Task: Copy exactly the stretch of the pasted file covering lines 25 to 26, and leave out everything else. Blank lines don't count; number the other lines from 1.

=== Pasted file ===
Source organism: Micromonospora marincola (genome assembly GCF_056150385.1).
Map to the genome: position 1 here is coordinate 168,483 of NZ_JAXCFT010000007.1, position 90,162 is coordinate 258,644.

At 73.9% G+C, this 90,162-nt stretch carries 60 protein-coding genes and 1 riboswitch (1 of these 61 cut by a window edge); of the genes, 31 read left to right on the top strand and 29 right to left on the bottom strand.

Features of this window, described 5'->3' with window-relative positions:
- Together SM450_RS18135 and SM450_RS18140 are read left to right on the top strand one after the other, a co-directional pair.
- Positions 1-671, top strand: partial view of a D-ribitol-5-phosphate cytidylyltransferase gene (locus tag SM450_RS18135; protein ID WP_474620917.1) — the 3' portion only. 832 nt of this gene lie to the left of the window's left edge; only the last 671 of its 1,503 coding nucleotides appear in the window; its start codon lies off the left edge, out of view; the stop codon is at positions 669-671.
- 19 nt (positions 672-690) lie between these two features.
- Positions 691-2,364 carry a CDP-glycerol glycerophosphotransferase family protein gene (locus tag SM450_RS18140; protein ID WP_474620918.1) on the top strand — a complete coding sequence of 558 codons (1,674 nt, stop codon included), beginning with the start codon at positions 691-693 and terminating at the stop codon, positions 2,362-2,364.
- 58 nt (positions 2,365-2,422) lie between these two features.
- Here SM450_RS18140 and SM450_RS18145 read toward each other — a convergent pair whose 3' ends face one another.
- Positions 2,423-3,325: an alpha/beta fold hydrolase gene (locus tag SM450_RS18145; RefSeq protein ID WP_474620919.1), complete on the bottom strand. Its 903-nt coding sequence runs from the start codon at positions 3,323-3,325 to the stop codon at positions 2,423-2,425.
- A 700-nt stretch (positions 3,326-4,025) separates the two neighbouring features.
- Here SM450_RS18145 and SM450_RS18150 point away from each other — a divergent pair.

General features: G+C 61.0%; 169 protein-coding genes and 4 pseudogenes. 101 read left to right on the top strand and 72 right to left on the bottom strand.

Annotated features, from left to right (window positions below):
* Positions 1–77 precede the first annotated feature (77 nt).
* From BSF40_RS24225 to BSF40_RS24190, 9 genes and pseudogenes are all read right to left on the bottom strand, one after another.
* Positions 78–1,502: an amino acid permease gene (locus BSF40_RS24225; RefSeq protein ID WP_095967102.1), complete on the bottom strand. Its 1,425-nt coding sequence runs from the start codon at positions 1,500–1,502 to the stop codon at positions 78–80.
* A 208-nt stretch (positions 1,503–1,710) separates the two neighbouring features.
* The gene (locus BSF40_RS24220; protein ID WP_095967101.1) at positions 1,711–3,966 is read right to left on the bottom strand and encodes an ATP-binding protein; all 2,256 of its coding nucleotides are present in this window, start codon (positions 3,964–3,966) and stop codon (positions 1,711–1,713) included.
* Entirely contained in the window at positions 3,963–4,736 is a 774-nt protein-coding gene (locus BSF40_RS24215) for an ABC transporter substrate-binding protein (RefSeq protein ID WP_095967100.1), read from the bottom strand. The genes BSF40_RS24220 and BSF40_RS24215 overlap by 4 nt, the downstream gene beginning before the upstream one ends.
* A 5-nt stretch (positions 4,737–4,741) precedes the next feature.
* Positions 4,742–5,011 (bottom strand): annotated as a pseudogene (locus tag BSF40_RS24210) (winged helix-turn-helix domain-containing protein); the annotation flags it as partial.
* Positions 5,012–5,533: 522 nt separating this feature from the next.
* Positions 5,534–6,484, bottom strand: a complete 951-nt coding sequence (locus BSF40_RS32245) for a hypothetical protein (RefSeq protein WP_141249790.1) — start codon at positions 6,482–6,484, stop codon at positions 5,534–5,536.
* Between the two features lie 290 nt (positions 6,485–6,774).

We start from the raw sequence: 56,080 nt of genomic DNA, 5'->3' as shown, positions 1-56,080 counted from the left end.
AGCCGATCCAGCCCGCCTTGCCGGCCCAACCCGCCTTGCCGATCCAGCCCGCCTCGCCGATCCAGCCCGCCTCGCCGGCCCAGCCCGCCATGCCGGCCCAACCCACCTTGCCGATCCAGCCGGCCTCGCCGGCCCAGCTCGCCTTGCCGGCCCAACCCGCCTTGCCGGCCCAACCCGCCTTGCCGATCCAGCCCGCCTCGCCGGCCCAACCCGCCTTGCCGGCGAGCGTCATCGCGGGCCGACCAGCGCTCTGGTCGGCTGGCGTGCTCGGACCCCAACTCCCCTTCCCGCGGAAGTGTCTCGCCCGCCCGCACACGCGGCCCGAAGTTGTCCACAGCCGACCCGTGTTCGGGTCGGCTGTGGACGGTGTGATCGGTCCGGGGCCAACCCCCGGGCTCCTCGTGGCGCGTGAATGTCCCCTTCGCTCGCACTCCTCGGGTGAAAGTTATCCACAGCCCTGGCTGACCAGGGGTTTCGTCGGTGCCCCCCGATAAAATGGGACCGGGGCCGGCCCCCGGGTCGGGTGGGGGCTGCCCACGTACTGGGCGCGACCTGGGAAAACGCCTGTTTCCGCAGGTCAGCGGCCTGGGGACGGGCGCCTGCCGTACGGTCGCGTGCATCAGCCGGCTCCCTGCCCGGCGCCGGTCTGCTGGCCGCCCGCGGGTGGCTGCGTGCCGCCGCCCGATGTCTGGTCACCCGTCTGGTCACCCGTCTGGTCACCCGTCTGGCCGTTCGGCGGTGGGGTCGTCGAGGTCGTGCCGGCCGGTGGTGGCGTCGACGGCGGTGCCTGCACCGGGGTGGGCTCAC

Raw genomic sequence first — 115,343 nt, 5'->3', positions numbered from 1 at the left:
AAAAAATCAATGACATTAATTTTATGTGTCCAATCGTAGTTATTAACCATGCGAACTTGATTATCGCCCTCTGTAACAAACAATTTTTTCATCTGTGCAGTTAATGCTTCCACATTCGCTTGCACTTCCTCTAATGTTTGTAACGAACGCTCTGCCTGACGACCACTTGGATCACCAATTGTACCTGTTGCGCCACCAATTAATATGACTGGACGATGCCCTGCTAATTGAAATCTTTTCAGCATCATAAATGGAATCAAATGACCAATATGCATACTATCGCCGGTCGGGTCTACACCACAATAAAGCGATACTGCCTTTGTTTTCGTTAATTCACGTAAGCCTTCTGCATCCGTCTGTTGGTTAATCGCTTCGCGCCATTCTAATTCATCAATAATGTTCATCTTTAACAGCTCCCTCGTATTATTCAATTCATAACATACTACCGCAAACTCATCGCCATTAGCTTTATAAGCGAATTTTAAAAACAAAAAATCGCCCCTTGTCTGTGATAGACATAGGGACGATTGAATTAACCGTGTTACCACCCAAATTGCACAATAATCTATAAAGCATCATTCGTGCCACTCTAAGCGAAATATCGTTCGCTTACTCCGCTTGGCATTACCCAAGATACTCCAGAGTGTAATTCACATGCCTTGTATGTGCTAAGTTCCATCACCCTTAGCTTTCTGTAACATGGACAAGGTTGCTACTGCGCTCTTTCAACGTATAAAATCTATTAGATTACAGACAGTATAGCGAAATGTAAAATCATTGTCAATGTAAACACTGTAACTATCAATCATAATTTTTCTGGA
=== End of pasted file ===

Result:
* Positions 5,534–6,484, bottom strand: a complete 951-nt coding sequence (locus BSF40_RS32245) for a hypothetical protein (RefSeq protein WP_141249790.1) — start codon at positions 6,482–6,484, stop codon at positions 5,534–5,536.
* Between the two features lie 290 nt (positions 6,485–6,774).